How could we not include this infamous logo from the rock legends themselves, The Rolling Stones? Created by John Pasche in 1971, the designer is said to have been influenced by Mick Jagger's appearance for the logo, stating that his lips were the first thing you noticed about him. The eye-popping offering has continued to work well for the band, who have been working in music for over 50 years.
28. Wu-Tang Clan
The Wu-Tang 'W' is one of the most distinguishable logos in hip-hop culture, with its members adorning the 'W' on everything from clothing to chains, but it is most prominent on dozens of their album covers. Created by DJ and producer Mathematics, the band have stuck by the original design throughout their expansive career.
English artist and graphic designer Roger Dean created this iconic, bubbly logo, which first debuted on the band's 1972 LP Close to the Edge. He also crafted Yes' album artwork and stage shows; solidifying the band's brand throughout the ages. It has had a variant of colours but that never makes the typography any less engaging. This is a logo that perfectly sums up the 1970s.
An simple yet instantly recognisable band logo, this one was created by Malcolm Garrett in early 1977. He went on to work with the band for several years throughout their career, creating visuals for promotional material. The fast, edgy and disjointed typography is the perfect personification of one of the greatest British bands.
31. Aphex Twin
First appearing on the 1992 release of Xylem Tube, Richard D. James aka Aphex Twin has continued to use the logo throughout his impressive career. Designed by Paul 'Terratag' Nicholson, the logo evokes an unsettling yet beautiful image that wholly coincides with the impeccable music of Aphex Twin.
An eye-popping and graphic design delight, this logo for Death From Above 1979 has graced the covers, stage shows, banners and posters for the noise rock duo since the beginning of their career. The bold choice of colour makes it a logo with a difference, with no need for a name as the logo is instantly recognisable.
Choosing to use such a universal symbol as your band's logo is a dangerous path. However, this creation for French electronic duo Justice just seems to work.
Band member Gaspard Augé once stated that the influence for the decision was 'that a music venue is like a church in that everyone is gathering together and focusing on one point.' The logo has adorned the band's live shows and album covers, becoming almost as synonymous as their songs.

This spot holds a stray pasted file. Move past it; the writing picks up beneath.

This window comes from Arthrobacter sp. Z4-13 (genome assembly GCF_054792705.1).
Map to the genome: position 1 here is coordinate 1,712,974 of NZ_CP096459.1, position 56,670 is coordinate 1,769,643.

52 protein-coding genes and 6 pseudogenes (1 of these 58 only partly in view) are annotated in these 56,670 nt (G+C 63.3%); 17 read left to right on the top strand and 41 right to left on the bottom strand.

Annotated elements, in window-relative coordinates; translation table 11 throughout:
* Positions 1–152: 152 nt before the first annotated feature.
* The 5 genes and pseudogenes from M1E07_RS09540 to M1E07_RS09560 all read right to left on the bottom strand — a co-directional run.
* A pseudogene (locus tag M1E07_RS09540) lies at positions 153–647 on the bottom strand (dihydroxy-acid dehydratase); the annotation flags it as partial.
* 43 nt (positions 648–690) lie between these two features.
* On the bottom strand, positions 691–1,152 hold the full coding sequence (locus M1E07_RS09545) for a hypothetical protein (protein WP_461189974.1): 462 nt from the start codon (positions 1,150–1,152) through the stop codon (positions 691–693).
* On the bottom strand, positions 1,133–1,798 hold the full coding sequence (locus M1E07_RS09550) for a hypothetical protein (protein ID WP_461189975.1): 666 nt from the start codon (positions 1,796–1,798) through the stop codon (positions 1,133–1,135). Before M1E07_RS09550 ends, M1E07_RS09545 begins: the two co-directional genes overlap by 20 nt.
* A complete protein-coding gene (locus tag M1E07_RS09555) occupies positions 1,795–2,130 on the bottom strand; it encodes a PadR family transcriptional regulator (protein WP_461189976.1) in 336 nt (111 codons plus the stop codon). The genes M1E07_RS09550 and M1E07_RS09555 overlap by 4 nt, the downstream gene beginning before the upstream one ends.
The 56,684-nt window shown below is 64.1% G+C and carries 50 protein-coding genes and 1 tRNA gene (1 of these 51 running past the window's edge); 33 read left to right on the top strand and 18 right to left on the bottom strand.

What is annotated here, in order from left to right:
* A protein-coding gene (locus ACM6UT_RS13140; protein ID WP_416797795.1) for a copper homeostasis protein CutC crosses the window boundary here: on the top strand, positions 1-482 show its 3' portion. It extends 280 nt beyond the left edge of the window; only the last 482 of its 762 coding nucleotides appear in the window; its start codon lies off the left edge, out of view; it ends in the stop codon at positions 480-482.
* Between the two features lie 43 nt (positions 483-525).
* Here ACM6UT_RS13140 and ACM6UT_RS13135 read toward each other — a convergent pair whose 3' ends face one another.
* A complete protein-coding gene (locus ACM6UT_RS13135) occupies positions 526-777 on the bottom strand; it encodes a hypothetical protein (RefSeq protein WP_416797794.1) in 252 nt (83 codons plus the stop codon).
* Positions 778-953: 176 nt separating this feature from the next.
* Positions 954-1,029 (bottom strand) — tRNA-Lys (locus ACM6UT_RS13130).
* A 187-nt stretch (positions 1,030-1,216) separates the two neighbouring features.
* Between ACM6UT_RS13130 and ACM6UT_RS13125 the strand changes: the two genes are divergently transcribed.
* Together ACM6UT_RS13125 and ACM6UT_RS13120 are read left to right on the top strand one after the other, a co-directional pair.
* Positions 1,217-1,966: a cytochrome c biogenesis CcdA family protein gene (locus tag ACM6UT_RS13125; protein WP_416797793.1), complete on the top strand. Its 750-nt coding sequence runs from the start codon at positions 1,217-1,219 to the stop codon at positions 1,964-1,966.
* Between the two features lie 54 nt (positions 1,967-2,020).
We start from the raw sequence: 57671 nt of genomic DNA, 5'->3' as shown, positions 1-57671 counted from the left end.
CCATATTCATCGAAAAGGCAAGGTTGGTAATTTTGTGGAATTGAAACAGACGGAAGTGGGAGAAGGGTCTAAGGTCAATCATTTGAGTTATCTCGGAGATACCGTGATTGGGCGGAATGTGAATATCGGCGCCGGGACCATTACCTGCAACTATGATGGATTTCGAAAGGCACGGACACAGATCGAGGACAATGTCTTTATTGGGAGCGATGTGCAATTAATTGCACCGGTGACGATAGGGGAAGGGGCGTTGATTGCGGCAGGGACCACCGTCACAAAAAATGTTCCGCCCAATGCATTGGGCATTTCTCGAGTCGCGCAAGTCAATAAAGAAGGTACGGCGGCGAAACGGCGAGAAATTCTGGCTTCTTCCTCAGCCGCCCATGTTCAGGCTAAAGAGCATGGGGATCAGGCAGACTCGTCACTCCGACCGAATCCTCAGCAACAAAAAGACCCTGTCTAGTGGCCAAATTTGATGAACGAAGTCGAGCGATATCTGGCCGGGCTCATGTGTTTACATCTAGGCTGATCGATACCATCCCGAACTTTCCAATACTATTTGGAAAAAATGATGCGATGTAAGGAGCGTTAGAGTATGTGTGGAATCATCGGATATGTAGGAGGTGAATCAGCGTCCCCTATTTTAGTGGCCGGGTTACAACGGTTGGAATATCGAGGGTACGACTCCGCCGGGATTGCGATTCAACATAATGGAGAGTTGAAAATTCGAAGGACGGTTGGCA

Radiohead haven't really had a regular band logo throughout their career but this is one that truly stands out (and adorns many a fan's body.) Designed by artist Stanley Donwood and Thom Yorke, the 'modified bear' was created for the release of Kid A.
The name of the bear either ironically or purposely contributes to the influx of modern art without meaning, without complexity, and without use. If Radiohead's career is anything to go by, we're guessing it's on the ironic side of things.
A simple, typography-based logo design, this creation for the Devin Townsend Project combines the three initials of the band's name in two swoops. This band logo was added to the list on the suggestion of one of our Twitter followers. It was designed by Travis Smith and show us that sometimes less is more when it comes to band logos.
The final hip-hop logo in our list, this creation for the duo evokes the fun aspect of their music. Featuring graffiti-like font complete with a crest and crown, the pair even comment on the logo during their song Morris Brown, stating "OutKast royalty by design of logo. Wanna count it out loud?"
The Misfits' skull logo first appeared on the Horror Business single, based on a poster for The Crimson Ghost. It proved so popular that the image quickly became the mascot for the band and has been used frequently on the band's releases and merchandise ever since.